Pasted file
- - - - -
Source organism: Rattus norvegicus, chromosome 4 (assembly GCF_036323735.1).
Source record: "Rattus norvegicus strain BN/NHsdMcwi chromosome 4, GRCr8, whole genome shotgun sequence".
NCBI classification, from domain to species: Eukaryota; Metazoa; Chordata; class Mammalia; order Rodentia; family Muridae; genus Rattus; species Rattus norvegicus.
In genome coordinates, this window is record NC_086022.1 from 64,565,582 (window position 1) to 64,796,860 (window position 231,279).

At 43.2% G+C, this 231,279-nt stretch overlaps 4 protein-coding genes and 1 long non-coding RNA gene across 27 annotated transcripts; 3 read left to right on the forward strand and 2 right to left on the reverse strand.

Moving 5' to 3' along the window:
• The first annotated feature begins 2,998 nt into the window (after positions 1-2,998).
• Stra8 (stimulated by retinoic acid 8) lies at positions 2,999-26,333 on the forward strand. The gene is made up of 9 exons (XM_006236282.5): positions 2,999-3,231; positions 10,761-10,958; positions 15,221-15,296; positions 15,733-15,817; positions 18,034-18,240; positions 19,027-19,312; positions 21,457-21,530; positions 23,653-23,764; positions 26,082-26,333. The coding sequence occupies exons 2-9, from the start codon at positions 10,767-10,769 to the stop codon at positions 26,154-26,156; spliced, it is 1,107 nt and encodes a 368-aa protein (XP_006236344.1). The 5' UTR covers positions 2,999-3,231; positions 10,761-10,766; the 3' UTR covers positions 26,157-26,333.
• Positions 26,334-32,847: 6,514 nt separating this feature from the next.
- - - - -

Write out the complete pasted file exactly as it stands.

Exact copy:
Source organism: Rattus norvegicus, chromosome 4 (assembly GCF_036323735.1).
Source record: "Rattus norvegicus strain BN/NHsdMcwi chromosome 4, GRCr8, whole genome shotgun sequence".
NCBI classification, from domain to species: Eukaryota; Metazoa; Chordata; class Mammalia; order Rodentia; family Muridae; genus Rattus; species Rattus norvegicus.
In genome coordinates, this window is record NC_086022.1 from 64,565,582 (window position 1) to 64,796,860 (window position 231,279).

At 43.2% G+C, this 231,279-nt stretch overlaps 4 protein-coding genes and 1 long non-coding RNA gene across 27 annotated transcripts; 3 read left to right on the forward strand and 2 right to left on the reverse strand.

Moving 5' to 3' along the window:
• The first annotated feature begins 2,998 nt into the window (after positions 1-2,998).
• Stra8 (stimulated by retinoic acid 8) lies at positions 2,999-26,333 on the forward strand. The gene is made up of 9 exons (XM_006236282.5): positions 2,999-3,231; positions 10,761-10,958; positions 15,221-15,296; positions 15,733-15,817; positions 18,034-18,240; positions 19,027-19,312; positions 21,457-21,530; positions 23,653-23,764; positions 26,082-26,333. The coding sequence occupies exons 2-9, from the start codon at positions 10,767-10,769 to the stop codon at positions 26,154-26,156; spliced, it is 1,107 nt and encodes a 368-aa protein (XP_006236344.1). The 5' UTR covers positions 2,999-3,231; positions 10,761-10,766; the 3' UTR covers positions 26,157-26,333.
• Positions 26,334-32,847: 6,514 nt separating this feature from the next.